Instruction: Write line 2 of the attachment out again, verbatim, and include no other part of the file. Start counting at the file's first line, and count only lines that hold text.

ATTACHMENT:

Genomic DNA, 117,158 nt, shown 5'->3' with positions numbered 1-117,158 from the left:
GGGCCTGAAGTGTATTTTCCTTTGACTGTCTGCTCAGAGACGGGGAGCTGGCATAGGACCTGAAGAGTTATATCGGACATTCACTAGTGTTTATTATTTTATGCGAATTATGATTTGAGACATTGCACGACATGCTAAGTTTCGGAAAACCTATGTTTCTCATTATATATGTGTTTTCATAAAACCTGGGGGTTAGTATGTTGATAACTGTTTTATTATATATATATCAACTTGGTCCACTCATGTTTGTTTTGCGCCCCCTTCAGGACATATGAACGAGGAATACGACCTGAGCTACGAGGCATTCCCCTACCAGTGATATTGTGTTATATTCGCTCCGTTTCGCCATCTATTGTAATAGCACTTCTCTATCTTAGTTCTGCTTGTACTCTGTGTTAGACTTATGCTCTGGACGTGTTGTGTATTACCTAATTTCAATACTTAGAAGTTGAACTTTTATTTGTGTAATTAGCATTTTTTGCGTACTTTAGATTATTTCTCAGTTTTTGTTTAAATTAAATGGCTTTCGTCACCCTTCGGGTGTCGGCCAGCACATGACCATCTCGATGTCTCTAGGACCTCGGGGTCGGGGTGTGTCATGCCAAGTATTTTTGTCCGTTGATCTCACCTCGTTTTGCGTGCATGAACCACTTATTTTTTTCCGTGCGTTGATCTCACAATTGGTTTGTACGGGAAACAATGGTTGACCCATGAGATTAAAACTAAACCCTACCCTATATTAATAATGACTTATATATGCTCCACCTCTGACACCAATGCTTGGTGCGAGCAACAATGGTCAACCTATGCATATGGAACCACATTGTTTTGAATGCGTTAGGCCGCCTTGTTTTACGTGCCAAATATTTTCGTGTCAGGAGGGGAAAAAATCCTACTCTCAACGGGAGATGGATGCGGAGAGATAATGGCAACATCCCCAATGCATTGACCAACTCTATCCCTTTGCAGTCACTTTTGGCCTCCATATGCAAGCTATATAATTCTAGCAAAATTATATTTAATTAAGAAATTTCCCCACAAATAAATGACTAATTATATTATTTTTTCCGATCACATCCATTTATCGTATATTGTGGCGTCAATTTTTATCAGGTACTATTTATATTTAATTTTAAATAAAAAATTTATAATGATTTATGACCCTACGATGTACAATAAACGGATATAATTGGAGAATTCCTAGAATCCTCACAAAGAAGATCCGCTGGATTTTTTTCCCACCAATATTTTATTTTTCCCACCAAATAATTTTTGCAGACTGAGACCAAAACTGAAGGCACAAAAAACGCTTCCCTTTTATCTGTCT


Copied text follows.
GGGCCTGAAGTGTATTTTCCTTTGACTGTCTGCTCAGAGACGGGGAGCTGGCATAGGACCTGAAGAGTTATATCGGACATTCACTAGTGTTTATTATTTTATGCGAATTATGATTTGAGACATTGCACGACATGCTAAGTTTCGGAAAACCTATGTTTCTCATTATATATGTGTTTTCATAAAACCTGGGGGTTAGTATGTTGATAACTGTTTTATTATATATATATCAACTTGGTCCACTCATGTTTGTTTTGCGCCCCCTTCAGGACATATGAACGAGGAATACGACCTGAGCTACGAGGCATTCCCCTACCAGTGATATTGTGTTATATTCGCTCCGTTTCGCCATCTATTGTAATAGCACTTCTCTATCTTAGTTCTGCTTGTACTCTGTGTTAGACTTATGCTCTGGACGTGTTGTGTATTACCTAATTTCAATACTTAGAAGTTGAACTTTTATTTGTGTAATTAGCATTTTTTGCGTACTTTAGATTATTTCTCAGTTTTTGTTTAAATTAAATGGCTTTCGTCACCCTTCGGGTGTCGGCCAGCACATGACCATCTCGATGTCTCTAGGACCTCGGGGTCGGGGTGTGTCATGCCAAGTATTTTTGTCCGTTGATCTCACCTCGTTTTGCGTGCATGAACCACTTATTTTTTTCCGTGCGTTGATCTCACAATTGGTTTGTACGGGAAACAATGGTTGACCCATGAGATTAAAACTAAACCCTACCCTATATTAATAATGACTTATATATGCTCCACCTCTGACACCAATGCTTGGTGCGAGCAACAATGGTCAACCTATGCATATGGAACCACATTGTTTTGAATGCGTTAGGCCGCCTTGTTTTACGTGCCAAATATTTTCGTGTCAGGAGGGGAAAAAATCCTACTCTCAACGGGAGATGGATGCGGAGAGATAATGGCAACATCCCCAATGCATTGACCAACTCTATCCCTTTGCAGTCACTTTTGGCCTCCATATGCAAGCTATATAATTCTAGCAAAATTATATTTAATTAAGAAATTTCCCCACAAATAAATGACTAATTATATTATTTTTTCCGATCACATCCATTTATCGTATATTGTGGCGTCAATTTTTATCAGGTACTATTTATATTTAATTTTAAATAAAAAATTTATAATGATTTATGACCCTACGATGTACAATAAACGGATATAATTGGAGAATTCCTAGAATCCTCACAAAGAAGATCCGCTGGATTTTTTTCCCACCAATATTTTATTTTTCCCACCAAATAATTTTTGCAGACTGAGACCAAAACTGAAGGCACAAAAAACGCTTCCCTTTTATCTGTCT